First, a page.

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Bucks County dog recovering after undergoing open heart surgery in France

LEVITTOWN – When Sophie, a Cavalier King Charles spaniel, was diagnosed with a heart murmur at age 4, her owner didn’t want it to be a death sentence.

Sophie

Like many of her breed, Sophie suffers from inherited degenerative mitral valve disease, which means some of the blood pumped out of her heart regurgitates back in through the faulty valve. There’s no known cure, but for years her owner, Jeanne Navratil, worked with Dr. Maribeth Bossbaly, a board-certified veterinary cardiologist at Veterinary Specialty and Emergency Center (VSEC), to treat the condition medically.

Earlier this year, as Sophie turned 9, she took a turn for the worse. Without surgery, she would eventually suffer heart failure. Navratil didn’t want to give up, so she started doing research. The team at VSEC told her about a surgeon who was skilled at mitral valve repair. The catch? He performs the surgery in two locations worldwide:  at his own clinic, JASMINE, in Yokohama, Japan, and at the Clinique Veterinaire Bozon in Versailles, France.

Navratil was undaunted.

“Sophie is like my child,” she said. “I couldn’t stand to watch her suffer and didn’t want to see her quality of life decline. If there’s something available I can do, I’m going to do it.”

After working with Dr. Bossbaly and her team of cardiology nurses to prepare the necessary bloodwork and pre-operative diagnostics, Navratil and Sophie flew to France on Thanksgiving night. At the Clinique Veterinaire Bozon, they met Dr. Masami Uechi, a Japanese surgeon who travels to France a few times a year to perform the delicate surgery.  The clinic in France that hosts Dr. Uechi is owned and operated by Dr. Sabine Bozon and her husband, Dr. Jean-Hugues Bozon, and they provide the post-operative care for the week or more after the surgery.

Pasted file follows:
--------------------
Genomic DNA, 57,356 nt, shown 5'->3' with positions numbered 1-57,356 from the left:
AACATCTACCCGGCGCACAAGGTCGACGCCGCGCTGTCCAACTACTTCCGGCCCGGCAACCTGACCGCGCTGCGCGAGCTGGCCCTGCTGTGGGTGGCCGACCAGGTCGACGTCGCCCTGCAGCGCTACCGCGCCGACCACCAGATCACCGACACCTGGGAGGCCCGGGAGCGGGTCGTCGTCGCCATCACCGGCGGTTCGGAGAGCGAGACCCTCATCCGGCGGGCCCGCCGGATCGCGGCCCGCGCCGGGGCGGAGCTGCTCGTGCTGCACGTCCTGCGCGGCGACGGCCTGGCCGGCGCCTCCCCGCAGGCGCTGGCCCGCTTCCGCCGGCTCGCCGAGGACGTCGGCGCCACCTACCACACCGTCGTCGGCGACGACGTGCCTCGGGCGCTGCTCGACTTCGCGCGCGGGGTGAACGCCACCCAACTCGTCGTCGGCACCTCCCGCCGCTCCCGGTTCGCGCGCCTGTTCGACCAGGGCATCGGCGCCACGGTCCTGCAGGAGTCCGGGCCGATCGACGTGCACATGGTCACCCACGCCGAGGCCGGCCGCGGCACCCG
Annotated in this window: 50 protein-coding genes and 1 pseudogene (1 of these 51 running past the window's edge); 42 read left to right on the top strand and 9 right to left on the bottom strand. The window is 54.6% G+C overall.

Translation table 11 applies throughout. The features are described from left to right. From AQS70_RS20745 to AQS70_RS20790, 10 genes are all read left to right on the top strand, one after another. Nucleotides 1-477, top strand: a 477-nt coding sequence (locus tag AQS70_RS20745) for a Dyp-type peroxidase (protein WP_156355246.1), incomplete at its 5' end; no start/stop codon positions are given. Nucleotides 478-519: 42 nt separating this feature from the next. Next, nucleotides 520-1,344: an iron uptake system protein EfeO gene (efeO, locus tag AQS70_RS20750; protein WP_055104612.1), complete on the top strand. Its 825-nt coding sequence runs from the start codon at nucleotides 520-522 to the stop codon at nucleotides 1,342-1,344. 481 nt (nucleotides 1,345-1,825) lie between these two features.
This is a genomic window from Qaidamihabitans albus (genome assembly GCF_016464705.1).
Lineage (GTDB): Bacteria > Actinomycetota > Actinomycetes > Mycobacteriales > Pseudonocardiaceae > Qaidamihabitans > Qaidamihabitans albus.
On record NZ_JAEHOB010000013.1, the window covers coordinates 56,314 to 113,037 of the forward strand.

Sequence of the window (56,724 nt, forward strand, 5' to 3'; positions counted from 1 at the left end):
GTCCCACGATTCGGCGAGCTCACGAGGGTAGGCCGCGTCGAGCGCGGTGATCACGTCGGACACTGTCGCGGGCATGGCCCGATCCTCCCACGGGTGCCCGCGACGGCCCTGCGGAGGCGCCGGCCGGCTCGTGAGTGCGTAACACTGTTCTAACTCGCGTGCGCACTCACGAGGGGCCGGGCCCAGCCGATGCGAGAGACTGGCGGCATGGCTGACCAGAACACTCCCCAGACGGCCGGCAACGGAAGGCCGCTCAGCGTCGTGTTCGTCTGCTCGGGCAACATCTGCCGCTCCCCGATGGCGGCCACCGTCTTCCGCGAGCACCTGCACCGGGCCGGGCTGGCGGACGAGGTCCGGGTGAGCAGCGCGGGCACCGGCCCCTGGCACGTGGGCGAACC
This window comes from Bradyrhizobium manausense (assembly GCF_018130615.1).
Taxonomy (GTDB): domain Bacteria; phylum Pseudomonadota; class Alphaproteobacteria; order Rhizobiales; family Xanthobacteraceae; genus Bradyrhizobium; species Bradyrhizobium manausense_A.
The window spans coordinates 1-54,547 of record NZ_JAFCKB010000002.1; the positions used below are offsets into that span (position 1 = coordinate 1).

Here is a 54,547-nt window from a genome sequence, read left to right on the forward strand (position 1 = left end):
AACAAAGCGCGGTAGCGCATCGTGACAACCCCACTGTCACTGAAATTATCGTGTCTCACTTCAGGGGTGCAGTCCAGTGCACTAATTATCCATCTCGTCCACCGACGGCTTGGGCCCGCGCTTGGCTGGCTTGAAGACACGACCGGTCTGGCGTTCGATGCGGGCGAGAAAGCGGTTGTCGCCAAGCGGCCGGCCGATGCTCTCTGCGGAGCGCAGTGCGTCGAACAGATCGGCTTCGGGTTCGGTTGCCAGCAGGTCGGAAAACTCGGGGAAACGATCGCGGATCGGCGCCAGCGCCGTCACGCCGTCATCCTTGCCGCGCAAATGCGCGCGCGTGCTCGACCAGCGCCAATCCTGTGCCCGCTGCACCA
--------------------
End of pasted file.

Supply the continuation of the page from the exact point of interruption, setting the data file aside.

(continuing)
Three days after arriving in Versailles, Sophie underwent the six-hour procedure. She was placed on a bypass machine while Dr. Uechi and his team carefully repaired the mitral valve and replaced one chordae (tiny tendons) connected to her mitral valve. The remaining chordae were also reinforced.

Navratil said she had a moment of doubt when she saw her beloved dog attached to so many tubes following the surgery. But by the very next day, Sophie was up and wagging her tail.

“I just consider it a miracle,” Navratil said. “I really do.”

Sophie experienced a few complications after surgery, which delayed her recovery by a week. By Dec. 17, they were ready to fly home.

Recovery hasn’t been easy. Navratil needs to administer a lot of medication, and Sophie can only walk for short distances before she tires. But there’s been an 80 percent reduction in regurgitation through her mitral valve.

“To see the improvement that I have seen, it’s encouraging to me that we are finally approaching the disease head-on and no just placing a ‘band-aid’ over the problem,” said Dr. Bossbaly.

Now Navratil hopes to educate others about the surgery in hopes of bringing it to the United States. Right now, there are no U.S. veterinarians performing mitral valve repair surgery. She’s been working with an organization called the Mighty Hearts Project, whose members helped her find Dr. Uechi.

“I feel so blessed and so grateful that I have been able to do this for Sophie,” Navratil said. “I know there are many others who can’t. We want to do everything we can to save as many dogs as possible.”

Sophie and her owner, Jeanne Navratil, after her surgery.